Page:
Moisture has a way of finding its way into the hydraulic system through seals and porous rubber hoses. Some people change the fluid every few years to prevent corrosion of metal parts. The best way for a do-it-yourselfer to do this is to open a bleeder screw, then let it gravity bleed for a few minutes. To prevent the heartbreak of a mushy pedal, you must never allow the reservoir to run dry. Professionals will suck out most of the old fluid before refilling with new fluid. That reduces the diluting of the new fluid with old, and the need to run a lot more new fluid through the system. Old brake fluid normally turns dark brown from being hot. When you see clear fluid coming out of the bleeder screws, you know most of the old fluid is out of that line. If the fluid drips very slowly or stops flowing, vacuum has built up in the reservoir. You will need to loosen either one of the caps to relieve the vacuum. You will also find that the rubber bladder seals under the caps have pulled down. This normally happens as the fluid level goes down when the front pads wear. So this can happen normally, you should push those bladders back into the caps. Be sure your fingers are clean when you touch them. Oil and grease on your fingers is one of the most common ways brake fluid becomes contaminated with petroleum products. Oil, transmission fluid, and power steering fluid will all destroy rubber hoses and seals.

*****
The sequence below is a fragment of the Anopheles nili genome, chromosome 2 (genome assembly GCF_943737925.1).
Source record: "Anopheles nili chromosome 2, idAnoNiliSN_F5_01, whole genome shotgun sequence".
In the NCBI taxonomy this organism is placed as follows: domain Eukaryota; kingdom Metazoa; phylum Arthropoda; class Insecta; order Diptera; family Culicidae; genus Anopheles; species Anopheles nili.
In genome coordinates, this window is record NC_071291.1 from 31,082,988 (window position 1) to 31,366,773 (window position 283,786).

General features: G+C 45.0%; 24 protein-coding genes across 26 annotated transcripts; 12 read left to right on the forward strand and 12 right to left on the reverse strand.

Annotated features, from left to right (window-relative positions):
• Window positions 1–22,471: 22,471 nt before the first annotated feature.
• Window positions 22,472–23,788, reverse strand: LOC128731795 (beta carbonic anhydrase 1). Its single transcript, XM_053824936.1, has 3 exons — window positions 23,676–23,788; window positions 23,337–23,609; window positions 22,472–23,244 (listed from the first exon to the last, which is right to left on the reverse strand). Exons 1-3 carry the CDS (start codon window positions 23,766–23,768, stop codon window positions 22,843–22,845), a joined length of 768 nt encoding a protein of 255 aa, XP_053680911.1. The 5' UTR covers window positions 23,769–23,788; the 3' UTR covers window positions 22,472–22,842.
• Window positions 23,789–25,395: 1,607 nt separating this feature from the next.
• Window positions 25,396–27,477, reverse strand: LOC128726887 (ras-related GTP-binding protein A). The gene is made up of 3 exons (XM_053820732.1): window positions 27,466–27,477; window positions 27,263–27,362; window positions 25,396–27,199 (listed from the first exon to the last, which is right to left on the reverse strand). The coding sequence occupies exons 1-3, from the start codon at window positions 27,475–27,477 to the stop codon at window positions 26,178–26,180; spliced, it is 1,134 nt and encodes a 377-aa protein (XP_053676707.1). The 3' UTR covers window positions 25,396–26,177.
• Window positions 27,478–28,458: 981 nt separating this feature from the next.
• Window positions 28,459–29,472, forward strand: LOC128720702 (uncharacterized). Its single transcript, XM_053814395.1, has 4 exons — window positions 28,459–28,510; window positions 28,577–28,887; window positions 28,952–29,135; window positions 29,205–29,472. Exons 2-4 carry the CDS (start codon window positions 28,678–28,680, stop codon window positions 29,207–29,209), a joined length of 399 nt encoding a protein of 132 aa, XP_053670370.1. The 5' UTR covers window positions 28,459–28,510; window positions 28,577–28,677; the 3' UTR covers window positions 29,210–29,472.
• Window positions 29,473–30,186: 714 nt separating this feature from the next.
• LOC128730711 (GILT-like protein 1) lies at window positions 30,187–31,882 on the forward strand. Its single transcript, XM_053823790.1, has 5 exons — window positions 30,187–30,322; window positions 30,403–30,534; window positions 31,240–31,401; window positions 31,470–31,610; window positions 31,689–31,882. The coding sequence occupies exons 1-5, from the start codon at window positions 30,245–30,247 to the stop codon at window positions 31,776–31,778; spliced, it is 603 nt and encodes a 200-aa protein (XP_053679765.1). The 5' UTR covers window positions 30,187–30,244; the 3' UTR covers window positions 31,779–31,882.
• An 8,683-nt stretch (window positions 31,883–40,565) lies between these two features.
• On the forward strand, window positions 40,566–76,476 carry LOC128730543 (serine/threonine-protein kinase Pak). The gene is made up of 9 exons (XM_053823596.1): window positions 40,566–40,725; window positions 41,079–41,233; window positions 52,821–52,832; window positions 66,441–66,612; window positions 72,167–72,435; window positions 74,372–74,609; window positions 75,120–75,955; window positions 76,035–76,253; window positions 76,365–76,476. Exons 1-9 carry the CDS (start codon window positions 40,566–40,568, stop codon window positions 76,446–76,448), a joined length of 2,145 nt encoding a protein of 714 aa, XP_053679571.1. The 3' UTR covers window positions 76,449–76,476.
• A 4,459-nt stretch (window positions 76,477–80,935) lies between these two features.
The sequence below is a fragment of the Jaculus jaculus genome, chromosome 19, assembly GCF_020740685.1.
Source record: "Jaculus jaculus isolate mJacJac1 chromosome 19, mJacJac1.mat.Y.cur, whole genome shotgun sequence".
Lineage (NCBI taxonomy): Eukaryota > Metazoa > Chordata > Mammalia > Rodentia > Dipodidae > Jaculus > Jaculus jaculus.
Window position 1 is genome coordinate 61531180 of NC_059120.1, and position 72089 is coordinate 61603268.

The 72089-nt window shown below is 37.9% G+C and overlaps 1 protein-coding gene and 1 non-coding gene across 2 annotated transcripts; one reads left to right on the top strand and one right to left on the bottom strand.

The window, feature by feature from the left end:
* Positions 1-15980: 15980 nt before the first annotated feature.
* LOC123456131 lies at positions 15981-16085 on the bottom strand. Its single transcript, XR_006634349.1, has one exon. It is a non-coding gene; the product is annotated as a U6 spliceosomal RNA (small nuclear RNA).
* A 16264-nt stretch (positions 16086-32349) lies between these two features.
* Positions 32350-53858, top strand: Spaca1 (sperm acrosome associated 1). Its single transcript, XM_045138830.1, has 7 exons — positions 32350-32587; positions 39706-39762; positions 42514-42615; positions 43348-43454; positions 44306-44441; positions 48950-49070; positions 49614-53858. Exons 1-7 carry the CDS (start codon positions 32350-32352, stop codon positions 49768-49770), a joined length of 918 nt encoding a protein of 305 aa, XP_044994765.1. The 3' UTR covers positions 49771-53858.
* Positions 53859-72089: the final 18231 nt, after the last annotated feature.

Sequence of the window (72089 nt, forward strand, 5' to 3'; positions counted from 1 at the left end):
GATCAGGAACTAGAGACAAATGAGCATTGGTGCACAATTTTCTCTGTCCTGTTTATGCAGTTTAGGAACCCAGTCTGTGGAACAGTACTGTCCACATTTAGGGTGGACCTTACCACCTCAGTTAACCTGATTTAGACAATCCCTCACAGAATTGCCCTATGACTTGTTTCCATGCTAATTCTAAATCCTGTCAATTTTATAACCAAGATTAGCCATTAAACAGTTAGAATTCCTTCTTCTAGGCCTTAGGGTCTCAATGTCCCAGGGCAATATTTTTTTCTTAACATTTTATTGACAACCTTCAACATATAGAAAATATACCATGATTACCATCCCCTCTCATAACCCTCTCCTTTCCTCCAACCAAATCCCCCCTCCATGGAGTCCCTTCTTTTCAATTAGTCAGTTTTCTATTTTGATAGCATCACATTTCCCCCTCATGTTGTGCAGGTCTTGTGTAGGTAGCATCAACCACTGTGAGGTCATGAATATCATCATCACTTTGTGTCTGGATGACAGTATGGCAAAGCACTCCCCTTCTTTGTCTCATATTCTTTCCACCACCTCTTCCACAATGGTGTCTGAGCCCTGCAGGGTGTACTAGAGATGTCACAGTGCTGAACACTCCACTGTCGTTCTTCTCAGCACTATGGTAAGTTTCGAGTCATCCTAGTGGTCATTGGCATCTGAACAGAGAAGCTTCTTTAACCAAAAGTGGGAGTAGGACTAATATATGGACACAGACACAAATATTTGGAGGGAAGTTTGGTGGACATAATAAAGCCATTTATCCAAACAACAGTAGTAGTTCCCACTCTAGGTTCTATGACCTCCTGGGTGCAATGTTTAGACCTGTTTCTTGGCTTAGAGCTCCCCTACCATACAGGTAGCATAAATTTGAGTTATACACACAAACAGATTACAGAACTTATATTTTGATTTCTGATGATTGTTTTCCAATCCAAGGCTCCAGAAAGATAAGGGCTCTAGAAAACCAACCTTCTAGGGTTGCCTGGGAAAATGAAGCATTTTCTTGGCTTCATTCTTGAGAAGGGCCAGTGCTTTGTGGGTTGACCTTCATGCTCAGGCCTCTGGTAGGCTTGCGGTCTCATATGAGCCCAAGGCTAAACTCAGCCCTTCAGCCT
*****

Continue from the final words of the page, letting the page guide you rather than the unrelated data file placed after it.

Use a flare nut wrench, also called a line wrench, on the soft metal nuts. A regular open end wrench will tend to round them off. If only one nut is corroded to the steel line, remove the other line, then rotate the master cylinder to unscrew it from the line. Heat the stuck nut a little with a propane torch, then try working it loose with the line wrench. Tapping on it with a small hammer might help to loosen it up. Do not use any kind of penetrating oil or lubricant because the residue will get inside the line and contaminate the fluid.